Monday, January 31, 2011

Who is Vinnie Mandzak, and how did he resurrect the Catalina Grand Prix?

The first time I ever went to Catalina Island, I boarded the ferry at Dana Point, in a cold drizzle uncharacteristic of balmy Southern California. The journey took about and hour and a half in rolling groundswell, before we arrived at the harbor and the island's one real town, Avalon.

From the ferry terminal, a curving and palm-lined promenade along the harbor ended at the 'Casino.' (It was never a gambling hall; rather a huge, beautiful art deco film house and, above that, a famous ballroom.) Narrow streets fanning out from the harbor were lined with quaint hotels.

It's not the Isle of Man but it's the closest thing we've got to it. There's a Who's Who of '50s AMA stars in these photos. And why don't our current stars have cool nicknames like Chuck 'Feets' Minert?
The weather had something to do with it, but I had the profound feeling that I was back on the Isle of Man. The only obvious difference was that I couldn't find a decent pub. I did find a sports bar called The Locker Room. If anything, it smelled worse than its namesake. It was a dark dive with big-screen TVs in the front room and pool tables in the back. On the walls, there was a better than average display of sports memorabilia. The frames held mix of local history and signed posters of athletes from 'mainstream' sports.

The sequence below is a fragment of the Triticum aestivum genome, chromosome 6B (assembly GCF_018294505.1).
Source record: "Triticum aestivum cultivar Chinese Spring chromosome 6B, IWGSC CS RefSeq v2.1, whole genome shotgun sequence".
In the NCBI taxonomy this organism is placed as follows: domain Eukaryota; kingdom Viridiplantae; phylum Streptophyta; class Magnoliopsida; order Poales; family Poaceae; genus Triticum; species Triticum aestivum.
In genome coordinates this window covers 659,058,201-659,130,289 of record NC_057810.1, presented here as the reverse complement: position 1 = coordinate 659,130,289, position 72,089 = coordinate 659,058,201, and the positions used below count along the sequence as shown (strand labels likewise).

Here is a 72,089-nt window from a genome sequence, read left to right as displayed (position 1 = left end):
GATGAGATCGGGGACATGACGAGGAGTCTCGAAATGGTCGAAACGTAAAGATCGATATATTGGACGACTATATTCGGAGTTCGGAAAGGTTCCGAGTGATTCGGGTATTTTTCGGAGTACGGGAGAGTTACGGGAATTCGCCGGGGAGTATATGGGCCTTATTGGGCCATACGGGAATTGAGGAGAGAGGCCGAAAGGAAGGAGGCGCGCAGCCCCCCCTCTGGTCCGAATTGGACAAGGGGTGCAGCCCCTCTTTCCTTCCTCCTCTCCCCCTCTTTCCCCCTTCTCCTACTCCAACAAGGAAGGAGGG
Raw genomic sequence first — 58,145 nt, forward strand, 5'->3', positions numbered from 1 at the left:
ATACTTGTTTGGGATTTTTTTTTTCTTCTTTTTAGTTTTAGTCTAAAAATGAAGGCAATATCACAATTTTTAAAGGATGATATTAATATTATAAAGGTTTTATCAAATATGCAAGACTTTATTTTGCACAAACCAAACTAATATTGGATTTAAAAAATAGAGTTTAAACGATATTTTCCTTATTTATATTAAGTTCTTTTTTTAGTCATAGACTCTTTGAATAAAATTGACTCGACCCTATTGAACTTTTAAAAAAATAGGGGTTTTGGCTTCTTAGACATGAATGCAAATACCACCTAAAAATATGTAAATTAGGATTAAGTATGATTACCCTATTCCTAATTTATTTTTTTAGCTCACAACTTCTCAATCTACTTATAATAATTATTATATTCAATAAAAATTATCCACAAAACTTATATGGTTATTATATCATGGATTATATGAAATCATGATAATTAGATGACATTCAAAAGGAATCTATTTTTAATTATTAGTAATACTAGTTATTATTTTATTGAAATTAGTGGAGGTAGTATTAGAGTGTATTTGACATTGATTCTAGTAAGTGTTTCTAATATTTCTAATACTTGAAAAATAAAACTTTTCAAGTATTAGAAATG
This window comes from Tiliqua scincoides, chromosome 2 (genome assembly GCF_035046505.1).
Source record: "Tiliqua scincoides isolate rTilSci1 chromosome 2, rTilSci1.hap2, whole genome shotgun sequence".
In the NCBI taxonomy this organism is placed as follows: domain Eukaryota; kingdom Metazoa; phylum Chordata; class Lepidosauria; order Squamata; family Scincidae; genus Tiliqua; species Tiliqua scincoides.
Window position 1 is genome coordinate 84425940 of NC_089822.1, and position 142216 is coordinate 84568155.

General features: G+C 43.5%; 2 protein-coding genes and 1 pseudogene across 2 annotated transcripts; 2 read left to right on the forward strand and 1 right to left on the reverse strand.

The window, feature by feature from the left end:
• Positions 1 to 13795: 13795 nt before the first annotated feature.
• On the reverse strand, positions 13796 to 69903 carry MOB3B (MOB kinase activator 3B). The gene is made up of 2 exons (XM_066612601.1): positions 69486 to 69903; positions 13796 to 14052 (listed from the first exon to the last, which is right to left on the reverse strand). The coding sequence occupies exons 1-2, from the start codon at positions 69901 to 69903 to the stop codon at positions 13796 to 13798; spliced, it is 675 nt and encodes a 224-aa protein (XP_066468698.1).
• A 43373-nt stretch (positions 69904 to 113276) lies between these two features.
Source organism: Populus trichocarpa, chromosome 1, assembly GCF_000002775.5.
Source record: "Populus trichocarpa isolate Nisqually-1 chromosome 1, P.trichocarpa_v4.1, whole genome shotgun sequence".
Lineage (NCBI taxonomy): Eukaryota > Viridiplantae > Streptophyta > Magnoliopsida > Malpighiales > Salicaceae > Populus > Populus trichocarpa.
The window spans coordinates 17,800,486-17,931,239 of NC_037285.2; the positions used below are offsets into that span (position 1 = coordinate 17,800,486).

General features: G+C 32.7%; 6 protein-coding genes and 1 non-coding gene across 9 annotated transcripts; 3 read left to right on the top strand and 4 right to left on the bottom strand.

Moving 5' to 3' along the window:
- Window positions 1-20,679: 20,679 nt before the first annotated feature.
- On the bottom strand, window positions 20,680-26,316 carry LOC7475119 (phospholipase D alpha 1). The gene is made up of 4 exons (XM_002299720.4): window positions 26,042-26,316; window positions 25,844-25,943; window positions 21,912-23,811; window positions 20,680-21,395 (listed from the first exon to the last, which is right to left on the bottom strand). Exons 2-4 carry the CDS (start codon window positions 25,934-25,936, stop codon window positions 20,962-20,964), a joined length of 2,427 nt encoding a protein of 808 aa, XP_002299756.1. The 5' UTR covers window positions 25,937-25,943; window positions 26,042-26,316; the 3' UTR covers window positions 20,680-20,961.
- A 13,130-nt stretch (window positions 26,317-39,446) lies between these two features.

And, there in the corner, were eight or ten great old black & white photos of motorcycle racers. Considering the company they're in – O.J. Simpson (murderer); Tiger Woods (philanderer); Mark McGwire (steroid user); Pete Rose (gambling addict); and Mike Tyson (rapist, ear-biter) – you'd almost wonder why motorcyclists ever got a such a bad rap...

The reason those old photos were on the wall was that for eight years in the 1950s, Catalina was a sort of baby Isle of Man. The Catalina Grand Prix was inspired by the TT, though since there was hardly any paved roads on the island, it was a race for scramblers. It attracted the best riders on the West Coast, and the course – which was part asphalt, part gravel road, part trail – put a premium on versatility.

Although there were faster desert races – Catalina race average speeds topped out around 35mph – this was one of the highest profile races in the western U.S. It was the first American race for the Yamaha factory. Proximity to Hollywood meant that a few stars came over to ride, lending the event even more glamor. Film star Lee Marvin and prolific character actor Keenan Wynn both rode the Catalina GP, and stunt man Bud Ekins won the Open class in '55.

There were two different courses used during the races. Lightweight bikes raced 10 laps of a 6-mile course. The premier class bikes raced on a 10-mile course that started right in town at the harbor, and climbed to about 1,500 feet in the first three or four miles on a gravel road that was just a series of linked hairpins with a wall of dirt and rocks on one side and steep drops on the other. It would have been dangerous but an absolute blast. At the high point, the course took a much more technical turn, descending a ridgeline back towards town.